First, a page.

Monday marked the 50 years since Dr Anthony Epstein and Dr Yvonne Barr discovered the Epstein-Barr Virus.
The virus, also called EBV, is thought to have infected up to 95% of the World’s population, and has links to the formation of a number of cancers and diseases.
The vast majority of people contract EBV as a child, whilst some may contract it as teenagers which can result in glandular fever, though most recover without any long term effects.
The real threat posed by EBV is it’s links to the formation of cancers such as Hodgkin Lymphoma (the most common EBV associated cancer in the UK), Burkitt Lymphoma (often affecting children in Africa) as well as a number of stomach cancers, and the nasal tumour nasopharyngeal carcinoma.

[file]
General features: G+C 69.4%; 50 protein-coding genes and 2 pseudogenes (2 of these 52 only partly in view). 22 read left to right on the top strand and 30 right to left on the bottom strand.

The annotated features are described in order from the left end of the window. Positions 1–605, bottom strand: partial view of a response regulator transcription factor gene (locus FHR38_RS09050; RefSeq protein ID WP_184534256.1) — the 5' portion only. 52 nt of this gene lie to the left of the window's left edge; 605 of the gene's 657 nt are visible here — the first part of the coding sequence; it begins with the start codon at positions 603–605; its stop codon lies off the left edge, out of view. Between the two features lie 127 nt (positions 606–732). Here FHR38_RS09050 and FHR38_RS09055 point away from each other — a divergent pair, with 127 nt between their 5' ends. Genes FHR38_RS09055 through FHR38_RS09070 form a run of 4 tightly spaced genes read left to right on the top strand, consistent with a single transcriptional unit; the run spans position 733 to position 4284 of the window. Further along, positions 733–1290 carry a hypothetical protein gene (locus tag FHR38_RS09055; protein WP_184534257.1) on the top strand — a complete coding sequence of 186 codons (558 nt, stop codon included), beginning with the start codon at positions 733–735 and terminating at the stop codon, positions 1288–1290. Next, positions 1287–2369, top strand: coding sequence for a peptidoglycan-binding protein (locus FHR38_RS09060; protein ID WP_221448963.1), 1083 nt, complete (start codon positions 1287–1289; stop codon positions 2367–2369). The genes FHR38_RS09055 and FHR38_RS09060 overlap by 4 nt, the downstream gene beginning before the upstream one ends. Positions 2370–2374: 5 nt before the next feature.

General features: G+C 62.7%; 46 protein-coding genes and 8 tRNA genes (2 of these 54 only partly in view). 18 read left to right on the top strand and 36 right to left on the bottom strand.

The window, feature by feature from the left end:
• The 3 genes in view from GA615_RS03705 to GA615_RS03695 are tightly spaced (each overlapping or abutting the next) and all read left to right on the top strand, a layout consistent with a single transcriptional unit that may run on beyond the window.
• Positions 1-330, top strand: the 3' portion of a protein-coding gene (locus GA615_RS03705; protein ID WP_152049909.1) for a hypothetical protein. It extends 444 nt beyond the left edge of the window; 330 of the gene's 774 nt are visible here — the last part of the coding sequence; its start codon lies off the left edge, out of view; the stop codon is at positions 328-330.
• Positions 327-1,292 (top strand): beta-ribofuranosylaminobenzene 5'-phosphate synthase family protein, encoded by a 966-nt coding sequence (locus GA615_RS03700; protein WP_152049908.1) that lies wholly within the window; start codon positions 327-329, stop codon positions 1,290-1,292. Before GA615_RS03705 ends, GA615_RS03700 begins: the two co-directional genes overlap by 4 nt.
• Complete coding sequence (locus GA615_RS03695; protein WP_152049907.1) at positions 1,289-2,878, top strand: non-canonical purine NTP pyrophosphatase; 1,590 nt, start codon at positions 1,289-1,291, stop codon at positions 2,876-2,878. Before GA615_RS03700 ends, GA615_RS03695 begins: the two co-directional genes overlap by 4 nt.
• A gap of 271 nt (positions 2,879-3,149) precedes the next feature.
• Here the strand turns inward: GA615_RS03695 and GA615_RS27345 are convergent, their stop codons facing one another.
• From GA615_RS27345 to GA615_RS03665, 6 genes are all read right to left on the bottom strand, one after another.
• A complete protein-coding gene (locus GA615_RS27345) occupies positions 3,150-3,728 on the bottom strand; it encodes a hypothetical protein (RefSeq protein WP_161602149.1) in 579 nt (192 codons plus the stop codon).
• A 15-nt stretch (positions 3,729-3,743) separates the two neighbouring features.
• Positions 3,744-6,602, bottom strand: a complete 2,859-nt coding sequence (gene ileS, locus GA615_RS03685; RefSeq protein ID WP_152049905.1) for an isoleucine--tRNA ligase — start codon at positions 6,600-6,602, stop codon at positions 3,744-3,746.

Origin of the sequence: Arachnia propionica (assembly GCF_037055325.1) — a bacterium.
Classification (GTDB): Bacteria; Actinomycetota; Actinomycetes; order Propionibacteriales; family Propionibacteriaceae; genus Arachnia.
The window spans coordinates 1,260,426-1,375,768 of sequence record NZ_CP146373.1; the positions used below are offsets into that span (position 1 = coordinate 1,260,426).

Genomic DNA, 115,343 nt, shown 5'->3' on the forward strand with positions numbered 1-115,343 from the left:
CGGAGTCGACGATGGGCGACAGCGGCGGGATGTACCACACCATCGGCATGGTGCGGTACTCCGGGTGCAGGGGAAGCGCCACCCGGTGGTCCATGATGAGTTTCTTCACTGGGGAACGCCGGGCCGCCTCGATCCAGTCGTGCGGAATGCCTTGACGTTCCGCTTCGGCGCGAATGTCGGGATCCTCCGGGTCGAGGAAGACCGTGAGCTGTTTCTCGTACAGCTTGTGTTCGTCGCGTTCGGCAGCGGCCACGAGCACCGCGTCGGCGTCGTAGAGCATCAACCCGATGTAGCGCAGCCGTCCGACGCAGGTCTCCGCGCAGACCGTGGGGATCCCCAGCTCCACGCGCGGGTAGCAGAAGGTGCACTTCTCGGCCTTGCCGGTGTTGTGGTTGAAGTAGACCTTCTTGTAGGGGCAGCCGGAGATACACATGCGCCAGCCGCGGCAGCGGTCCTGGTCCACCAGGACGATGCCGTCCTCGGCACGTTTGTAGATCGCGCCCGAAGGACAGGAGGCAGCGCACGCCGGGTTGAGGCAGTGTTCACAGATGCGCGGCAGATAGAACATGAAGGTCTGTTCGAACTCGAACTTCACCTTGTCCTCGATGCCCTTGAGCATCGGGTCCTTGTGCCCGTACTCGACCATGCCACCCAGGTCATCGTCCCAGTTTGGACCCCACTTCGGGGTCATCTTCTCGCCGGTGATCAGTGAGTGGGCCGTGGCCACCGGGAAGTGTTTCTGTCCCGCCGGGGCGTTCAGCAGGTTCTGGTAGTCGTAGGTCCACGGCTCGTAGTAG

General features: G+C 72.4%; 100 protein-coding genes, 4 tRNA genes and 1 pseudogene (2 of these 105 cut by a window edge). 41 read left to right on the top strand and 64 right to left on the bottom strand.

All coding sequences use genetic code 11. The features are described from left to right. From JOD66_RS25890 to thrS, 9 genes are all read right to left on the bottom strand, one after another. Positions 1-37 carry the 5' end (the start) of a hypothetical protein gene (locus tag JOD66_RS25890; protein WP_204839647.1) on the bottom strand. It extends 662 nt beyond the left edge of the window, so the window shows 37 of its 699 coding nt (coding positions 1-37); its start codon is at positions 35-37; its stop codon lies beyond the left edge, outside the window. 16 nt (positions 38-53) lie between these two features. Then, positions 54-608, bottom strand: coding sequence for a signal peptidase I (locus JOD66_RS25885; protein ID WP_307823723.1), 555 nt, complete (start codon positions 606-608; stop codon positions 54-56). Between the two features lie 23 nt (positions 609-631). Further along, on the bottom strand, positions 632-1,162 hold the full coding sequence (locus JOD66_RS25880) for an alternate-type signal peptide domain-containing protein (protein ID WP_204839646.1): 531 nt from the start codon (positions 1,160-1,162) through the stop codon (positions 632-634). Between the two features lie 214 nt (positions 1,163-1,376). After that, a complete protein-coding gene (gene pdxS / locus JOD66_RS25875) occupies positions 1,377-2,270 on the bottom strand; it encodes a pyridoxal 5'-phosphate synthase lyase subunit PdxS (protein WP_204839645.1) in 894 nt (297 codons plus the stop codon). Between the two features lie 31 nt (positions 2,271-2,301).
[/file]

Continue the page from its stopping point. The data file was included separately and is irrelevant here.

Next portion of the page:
The question now is, what impact could an EBV vaccine have on the world? Researchers associated with Cancer Research UK estimate that an EBV vaccine could save anywhere between 110,000 and 200,000 patients from developing various forms of EBV associated cancers each year.
Find out more about EBV from Cancer Research UK.